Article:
Anyway, I hope between this cake and last week's nachos, I have inspired someone out there to go apple picking and have fun experimenting. Baked apples and homemade applesauce are great - especially with cinnamon! - but there is so much more you can do with fresh apples. Have fun and happy Fall!

Wednesday, October 2, 2013

Apple Nachos (Kind Of)

After Greg and I went apple picking a few weeks ago, we had a lot of apples to make stuff with! So I immediately set about trying to find things to use the apples for besides the obvious homemade applesauce. One of the things I came across sounded easy and really tasty: apple nachos. Just slice up the apples, spread them on a plate and throw stuff on top! What could be easier? Well, turns out I did run into some complications.
First, while Greg sliced up the apples, I set about melting marshmallows. It seemed like such an easy thing, throw marshmallows into an appropriate container and apply heat, if only I had better investigated it. The recipe I followed said to melt 1/4 cup of butter in a pan on the stove with a bunch of marshmallows until they turned to cream. They did not turn to cream. The butter never melted together with the marshmallows. 
What happened instead was the marshmallows absorbed some of the butter while the oily part separated out and pooled at the bottom of the pan. Rather than turning into marshmallow cream, the sticky mess turned into caramel, and not caramel sauce. I basically had a pot full of toffee in its early stages. Delicious, but not at all what I was going for.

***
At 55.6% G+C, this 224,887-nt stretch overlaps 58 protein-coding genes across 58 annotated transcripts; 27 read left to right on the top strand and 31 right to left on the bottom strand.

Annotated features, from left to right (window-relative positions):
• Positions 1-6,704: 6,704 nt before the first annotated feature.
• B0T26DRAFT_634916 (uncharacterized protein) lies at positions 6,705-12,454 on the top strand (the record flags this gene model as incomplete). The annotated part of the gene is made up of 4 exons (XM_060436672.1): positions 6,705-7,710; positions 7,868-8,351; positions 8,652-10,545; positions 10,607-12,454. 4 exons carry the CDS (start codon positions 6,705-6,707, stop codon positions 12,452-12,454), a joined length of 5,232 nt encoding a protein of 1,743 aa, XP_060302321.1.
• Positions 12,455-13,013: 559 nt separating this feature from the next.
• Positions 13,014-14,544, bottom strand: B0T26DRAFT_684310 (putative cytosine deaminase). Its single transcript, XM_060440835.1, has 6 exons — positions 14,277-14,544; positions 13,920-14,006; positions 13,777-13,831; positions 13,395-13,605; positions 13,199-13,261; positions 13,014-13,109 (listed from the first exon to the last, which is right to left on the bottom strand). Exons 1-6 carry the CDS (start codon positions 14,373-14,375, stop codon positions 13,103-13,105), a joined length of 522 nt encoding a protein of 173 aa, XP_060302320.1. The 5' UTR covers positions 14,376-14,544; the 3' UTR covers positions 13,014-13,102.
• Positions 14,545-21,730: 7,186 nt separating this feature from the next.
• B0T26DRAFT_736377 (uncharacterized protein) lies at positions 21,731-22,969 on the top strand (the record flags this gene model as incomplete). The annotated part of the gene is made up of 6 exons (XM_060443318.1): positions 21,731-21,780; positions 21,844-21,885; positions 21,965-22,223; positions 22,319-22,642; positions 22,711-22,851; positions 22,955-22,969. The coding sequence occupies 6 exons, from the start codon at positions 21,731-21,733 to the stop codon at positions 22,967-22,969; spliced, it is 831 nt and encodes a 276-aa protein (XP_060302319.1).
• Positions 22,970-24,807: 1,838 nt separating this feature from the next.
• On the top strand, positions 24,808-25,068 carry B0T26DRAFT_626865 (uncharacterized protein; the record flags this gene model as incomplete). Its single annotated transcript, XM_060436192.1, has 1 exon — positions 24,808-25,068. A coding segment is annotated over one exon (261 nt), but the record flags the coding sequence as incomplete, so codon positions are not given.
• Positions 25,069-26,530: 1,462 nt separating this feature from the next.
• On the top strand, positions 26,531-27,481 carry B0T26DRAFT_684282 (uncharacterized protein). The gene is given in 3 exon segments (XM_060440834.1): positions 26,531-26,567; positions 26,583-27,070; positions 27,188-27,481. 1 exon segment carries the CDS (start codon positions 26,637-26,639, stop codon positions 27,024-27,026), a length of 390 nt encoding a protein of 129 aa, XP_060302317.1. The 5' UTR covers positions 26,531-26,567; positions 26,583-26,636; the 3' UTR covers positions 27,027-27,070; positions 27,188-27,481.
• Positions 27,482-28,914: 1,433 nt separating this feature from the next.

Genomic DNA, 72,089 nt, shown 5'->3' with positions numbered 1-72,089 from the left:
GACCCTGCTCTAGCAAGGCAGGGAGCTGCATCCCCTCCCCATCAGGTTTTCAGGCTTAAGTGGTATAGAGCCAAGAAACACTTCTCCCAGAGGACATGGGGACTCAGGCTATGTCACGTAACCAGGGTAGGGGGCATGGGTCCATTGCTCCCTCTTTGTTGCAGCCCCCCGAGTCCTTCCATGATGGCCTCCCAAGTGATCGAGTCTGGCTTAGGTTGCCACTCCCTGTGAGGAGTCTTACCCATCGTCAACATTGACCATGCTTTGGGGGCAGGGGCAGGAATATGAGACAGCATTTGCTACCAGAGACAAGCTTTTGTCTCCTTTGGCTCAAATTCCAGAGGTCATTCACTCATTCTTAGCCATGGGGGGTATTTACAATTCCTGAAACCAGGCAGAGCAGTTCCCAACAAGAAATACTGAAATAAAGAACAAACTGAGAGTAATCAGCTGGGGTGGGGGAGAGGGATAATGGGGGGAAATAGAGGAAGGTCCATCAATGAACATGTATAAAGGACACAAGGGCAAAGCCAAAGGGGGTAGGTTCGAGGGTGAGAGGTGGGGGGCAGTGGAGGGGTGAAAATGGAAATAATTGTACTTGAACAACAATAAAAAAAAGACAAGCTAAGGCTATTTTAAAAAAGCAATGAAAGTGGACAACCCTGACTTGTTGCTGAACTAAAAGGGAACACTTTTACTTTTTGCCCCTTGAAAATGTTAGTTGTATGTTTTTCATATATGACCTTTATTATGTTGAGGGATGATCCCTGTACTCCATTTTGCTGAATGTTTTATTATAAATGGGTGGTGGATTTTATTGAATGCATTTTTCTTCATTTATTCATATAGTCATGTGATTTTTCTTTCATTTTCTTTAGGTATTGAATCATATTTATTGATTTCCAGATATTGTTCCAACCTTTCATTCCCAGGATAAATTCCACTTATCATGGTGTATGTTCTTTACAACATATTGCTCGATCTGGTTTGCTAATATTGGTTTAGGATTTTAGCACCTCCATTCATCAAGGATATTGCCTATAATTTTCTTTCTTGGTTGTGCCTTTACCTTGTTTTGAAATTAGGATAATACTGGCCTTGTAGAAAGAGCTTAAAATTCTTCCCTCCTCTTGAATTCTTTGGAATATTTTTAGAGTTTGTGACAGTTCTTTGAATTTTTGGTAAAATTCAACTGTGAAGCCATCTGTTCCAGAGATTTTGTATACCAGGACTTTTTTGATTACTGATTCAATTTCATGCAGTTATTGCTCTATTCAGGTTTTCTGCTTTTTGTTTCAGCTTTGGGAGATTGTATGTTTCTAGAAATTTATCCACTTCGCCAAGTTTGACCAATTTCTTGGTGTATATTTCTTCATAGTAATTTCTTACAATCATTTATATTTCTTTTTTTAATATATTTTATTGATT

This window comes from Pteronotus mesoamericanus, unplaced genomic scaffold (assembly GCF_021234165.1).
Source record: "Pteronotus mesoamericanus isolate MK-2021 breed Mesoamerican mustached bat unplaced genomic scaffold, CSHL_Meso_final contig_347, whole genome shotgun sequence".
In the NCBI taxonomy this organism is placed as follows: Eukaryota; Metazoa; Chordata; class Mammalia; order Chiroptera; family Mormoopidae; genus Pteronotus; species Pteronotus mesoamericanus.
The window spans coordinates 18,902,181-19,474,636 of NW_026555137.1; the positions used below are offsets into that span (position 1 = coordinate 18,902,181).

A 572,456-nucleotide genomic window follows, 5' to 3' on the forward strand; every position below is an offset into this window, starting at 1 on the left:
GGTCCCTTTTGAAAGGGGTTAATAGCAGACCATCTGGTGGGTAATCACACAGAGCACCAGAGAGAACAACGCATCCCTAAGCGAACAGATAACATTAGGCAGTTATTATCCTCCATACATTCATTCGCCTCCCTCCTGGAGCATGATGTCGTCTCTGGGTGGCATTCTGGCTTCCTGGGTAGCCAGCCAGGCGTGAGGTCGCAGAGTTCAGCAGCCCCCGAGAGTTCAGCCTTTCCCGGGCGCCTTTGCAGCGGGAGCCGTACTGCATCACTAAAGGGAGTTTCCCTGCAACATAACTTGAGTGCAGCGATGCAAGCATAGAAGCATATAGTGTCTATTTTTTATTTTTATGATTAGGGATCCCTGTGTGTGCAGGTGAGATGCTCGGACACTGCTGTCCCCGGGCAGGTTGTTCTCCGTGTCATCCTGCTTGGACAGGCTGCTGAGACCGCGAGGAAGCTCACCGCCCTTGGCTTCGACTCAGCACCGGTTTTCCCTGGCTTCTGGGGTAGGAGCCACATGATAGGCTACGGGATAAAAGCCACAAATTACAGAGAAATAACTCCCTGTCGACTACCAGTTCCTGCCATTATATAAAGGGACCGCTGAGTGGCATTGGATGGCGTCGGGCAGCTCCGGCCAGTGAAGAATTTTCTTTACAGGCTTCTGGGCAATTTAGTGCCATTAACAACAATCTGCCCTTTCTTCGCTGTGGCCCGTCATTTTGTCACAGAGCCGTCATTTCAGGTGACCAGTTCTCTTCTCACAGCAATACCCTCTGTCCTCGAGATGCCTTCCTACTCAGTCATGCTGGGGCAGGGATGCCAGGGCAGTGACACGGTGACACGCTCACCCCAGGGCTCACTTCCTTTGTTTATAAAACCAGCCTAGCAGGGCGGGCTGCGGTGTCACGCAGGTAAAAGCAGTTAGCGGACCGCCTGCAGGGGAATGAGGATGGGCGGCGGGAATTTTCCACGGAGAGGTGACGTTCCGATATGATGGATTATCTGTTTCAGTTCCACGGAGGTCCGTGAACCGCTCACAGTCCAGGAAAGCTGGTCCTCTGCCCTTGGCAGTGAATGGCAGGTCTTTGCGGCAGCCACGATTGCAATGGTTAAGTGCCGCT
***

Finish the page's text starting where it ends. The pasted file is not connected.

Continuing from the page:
I was supposed to arrange the apple slices on a platter (I chose a glass pie pan), then drizzle melted marshmallow cream, melted caramel cream (we picked up caramel sauce from the store instead, thank goodness), and chocolate sauce over-top the apples, sprinkling mini chocolate chips as a finishing touch. Rather than buy mini chocolate chips, I chose crumbled Heath bar, which I think was a pretty great substitution myself. (I used the leftover candy pieces in brownies later, which was also fabulous). 

The caramel sauce and chocolate syrup gave us no trouble, nor did the Heath bar, but the marshmallow/toffee mass was quickly solidifying and refused to pour, so I just dumped it on and tried to spread it with a spoon. This resulted in an absolute mess. The taste was fine, and if the marshmallow cream had worked out, I am sure it would have been super great, but I am never melting marshmallows in a pan ever again. I'll use marshmallow fluff or some other pre-made marshmallow cream instead. 
I think this would still be a tasty snack with just caramel and chocolate sauce drizzled over the top and crumbled Heath bar, or chocolate chips, and maybe some mini marshmallows unmelted.